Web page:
- Popular 17-year-old activist, Greta Thunberg, is giving out a sum of $100,000 (R1.8 million) to help children survive the pandemic period
- In a show of support, Human Act, the group who gave her the money, said they would match a like sum for the cause
- With the donations, UNICEF will be able to make essential supplies available for poor areas with children during the outbreak
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Famous climate activist Greta Thunberg has donated prize money of $100,000 (R1.8 million) she won so as to help children during the coronavirus pandemic.
CNN reports that a Danish organisation called Human Act gave the 17-year-old activist the money for her global fight to preserve the environment.
Briefly.co.za learnt that the money, according to the agency, will now be donated to the United Nations Children's Fund (UNICEF).
Human Act said it will again support the teenager by donating another sum of $100,000 (R1.8 million)to match the money she gave UNICEF.
"I'm asking everyone to step up and join me in support of UNICEF's vital work to save children's lives, to protect health and continue education.
"Like the climate crisis, the coronavirus pandemic is a child-rights crisis. It will affect all children, now and in the long-term, but vulnerable groups will be impacted the most,” she said.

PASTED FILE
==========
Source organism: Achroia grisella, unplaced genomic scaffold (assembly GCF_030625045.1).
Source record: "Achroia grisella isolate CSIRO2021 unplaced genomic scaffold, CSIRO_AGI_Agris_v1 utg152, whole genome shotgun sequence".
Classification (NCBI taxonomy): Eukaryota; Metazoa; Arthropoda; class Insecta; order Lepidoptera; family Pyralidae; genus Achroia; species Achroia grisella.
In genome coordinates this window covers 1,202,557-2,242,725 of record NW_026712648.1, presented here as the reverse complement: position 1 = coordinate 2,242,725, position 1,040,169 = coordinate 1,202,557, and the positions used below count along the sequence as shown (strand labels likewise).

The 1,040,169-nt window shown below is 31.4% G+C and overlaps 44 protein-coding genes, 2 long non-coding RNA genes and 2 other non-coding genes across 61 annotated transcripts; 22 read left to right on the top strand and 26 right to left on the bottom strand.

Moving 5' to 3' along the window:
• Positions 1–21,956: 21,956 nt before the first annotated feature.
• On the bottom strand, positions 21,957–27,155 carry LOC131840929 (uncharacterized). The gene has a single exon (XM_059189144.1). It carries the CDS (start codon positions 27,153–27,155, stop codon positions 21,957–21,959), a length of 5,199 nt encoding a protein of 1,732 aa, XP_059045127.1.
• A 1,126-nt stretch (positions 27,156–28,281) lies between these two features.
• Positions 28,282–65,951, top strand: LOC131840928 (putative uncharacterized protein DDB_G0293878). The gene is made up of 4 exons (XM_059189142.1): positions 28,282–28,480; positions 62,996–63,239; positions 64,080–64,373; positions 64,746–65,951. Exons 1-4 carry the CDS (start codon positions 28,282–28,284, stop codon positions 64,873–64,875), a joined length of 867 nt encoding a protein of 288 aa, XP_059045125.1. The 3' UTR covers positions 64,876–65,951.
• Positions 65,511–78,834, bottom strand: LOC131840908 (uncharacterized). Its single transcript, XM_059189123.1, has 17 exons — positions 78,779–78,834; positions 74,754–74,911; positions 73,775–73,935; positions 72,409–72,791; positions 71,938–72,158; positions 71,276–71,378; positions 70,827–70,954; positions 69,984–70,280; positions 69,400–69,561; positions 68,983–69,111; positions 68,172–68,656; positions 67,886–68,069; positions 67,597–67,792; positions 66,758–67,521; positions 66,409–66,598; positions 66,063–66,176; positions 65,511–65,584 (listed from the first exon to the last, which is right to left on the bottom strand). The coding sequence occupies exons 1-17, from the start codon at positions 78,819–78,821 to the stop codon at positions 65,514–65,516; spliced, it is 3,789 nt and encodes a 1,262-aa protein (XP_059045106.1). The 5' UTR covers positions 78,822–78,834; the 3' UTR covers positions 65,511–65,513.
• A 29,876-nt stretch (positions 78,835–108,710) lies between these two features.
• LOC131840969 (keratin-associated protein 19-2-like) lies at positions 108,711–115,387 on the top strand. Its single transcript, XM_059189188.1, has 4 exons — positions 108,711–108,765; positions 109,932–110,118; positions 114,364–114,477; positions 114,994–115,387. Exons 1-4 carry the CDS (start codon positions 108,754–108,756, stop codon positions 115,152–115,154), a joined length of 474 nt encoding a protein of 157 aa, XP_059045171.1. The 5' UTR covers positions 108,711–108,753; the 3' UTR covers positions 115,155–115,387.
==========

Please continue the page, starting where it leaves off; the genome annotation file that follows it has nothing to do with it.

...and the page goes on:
With the latest campaign, the agency is working on, there will be more provisions of basic but essential items like soap, masks, gloves, hygiene kits and important information to better healthcare systems.
It was earlier reported that a team of medical researchers based in London Ontario, Canada, found a new way to manage a coronavirus patient through a new form of dialysis.
Based at the Lawson Health Research Institute and led by Dr Chirs Mcintyre, the team came up with the modified method after they saw that a new kind of treatment is necessary, especially for patients needing intensive care.
“This led to the idea of treating a patient’s blood outside of the body. We could reprogram white blood cells associated with inflammation to alter the immune response,” McIntyre said.
The team was able to successfully treat a patient with this new method last week as the person struggled with multiple organ failure.
Macintyre said that before treating the person, there was a 98% dying chance but after the treatment was concluded, that reduced to 30%.
Though the patient is still very much in intensive care and needing organ support, it was obvious that his condition relatively improved.
The head doctor said the use of a dialysis machine is a way of making use of readily available resources to combat the deadly virus.
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